Market life in Phnom Penh


This morning, in preparation for Khmer New Year celebrations (when it is apparently tradition to throw water and talcum powder over your fellow countrymen or alternatively, over unsuspecting tourists who are brave enough to venture out into the streets), we waterproofed our valuables and cameras in some freezer bags Kotoe had brought over from Japan. Kotoe also wore her bikini, due to the fact that it’s very quick drying, should we come under attack from any Khmer-induced terrential downpours!

We left our guesthouse and managed to walk to the end of the lakeside without the remotest sign of any water attacks, and then we walked down Monivong Boulevard and across to Wat Phnom and witnessed nothing out of the ordinary. Finally we entered Wat Phnom (where the majority of the New Year celebrations in Phnom Penh are supposed to take place) and the only water being thrown around was on to the resident elephants, to cool them down as they transported passengers around the base of the temple.

Disappointed that we’d avoided a water fight (not only would it have been a lot of fun but it also would have been a great way to keep cool in the stifling April heat), we took a seat at RS Bar on the riverfront and watched a pair of child book vendors develop large smiles on their faces as they sold three of their $4 books to a couple of young British tourists on the adjacent table. We must have spent well over an hour quenching our thirst and observing life along the riverfront, before making a trip to the local market.

We bought papaya and mango and enjoyed an iced coffee and some sweet potato with the locals, and then continued on through the market, keeping our eyes open for some good photo opportunities. The atmosphere was that of urgency, anticipation and good spirits, of people preparing for a forthcoming event of great importance. Maybe celebrations began later on in the day?

As we walked through the market, the floor was a carpet of fruit and vegetable scraps, of polystyrene egg cartons, and of feathers and rice. There was a lady making fruit shakes, slicing papaya whilst chatting to passers-by and being over enthusiastic with the sweet milk and crushed ice. A young girl was peeling cooked sweet potato, revealing the soft mustard colour flesh beneath the sharp knife edge. A scruffy looking boy was balancing a bamboo tray containing lotus flowers upon his head, weaving his way cleverly through the crowds. A man on a motorbike was attempting to drive through the market, chickens hanging from either side of his vehicle, appearing limp and lifeless save for the eyes which blinked at me as I passed, as if to say, “ha ha! You thought I was dead!”. There was an old toothless woman with an interesting face selling green mangos and bananas, a couple of giggly girls selling shiny brown pebbles (which was noticeably out of place amidst all the food), the biggest shrimps I’ve ever seen, and catfish, still writhing around in a centimetre of water on the bottom of an old washing up bowl.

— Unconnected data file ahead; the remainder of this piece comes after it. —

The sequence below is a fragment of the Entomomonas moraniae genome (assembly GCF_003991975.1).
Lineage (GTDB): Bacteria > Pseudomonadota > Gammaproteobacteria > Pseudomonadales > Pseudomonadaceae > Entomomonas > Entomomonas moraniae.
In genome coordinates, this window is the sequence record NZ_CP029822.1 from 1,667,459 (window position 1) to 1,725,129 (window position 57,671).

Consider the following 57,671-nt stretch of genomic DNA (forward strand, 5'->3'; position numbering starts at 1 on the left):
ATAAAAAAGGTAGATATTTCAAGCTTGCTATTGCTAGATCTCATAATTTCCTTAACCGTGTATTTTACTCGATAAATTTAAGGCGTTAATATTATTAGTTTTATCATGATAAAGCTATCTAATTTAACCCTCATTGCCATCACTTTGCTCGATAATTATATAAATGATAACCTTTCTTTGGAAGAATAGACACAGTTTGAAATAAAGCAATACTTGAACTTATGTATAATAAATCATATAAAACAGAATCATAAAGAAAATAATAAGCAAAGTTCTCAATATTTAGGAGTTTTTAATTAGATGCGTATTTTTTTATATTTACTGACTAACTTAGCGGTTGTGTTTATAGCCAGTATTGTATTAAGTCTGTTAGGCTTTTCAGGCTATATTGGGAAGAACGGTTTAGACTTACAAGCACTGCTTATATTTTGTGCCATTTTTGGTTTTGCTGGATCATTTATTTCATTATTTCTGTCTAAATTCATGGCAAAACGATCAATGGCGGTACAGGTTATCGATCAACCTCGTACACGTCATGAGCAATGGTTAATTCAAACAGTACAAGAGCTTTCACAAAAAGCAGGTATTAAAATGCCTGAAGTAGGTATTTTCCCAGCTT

We decided to buy our dinner at the market : a barbequed catfish and a beansprout and chilli accompaniment, a similar eggplant dish to the one I ate at La Dolce Vita last night, and the vital ingredient – a large bag of sticky rice (total cost 3500RIEL – approximately $0.85). We proceeded to tuck into our purchases back at the guesthouse, together with a mango shake, which one of the staff had made for us with one of the mangos we’d picked up at the market earlier on today.
Back at the guesthouse, we also asked the staff about the New Year celebrations – or distinct lack of them. We were subsequently informed that, contrary to our previous beliefs, Khmer New Year celebrations actually begin tomorrow, on the morning of the full moon, and that Wat Phnom will definitely be a more ‘interesting’ experience if we return tomorrow. Indeed we will . . . .
Photo is of an elephant cooling down at Wat phnom, Phnom Penh.
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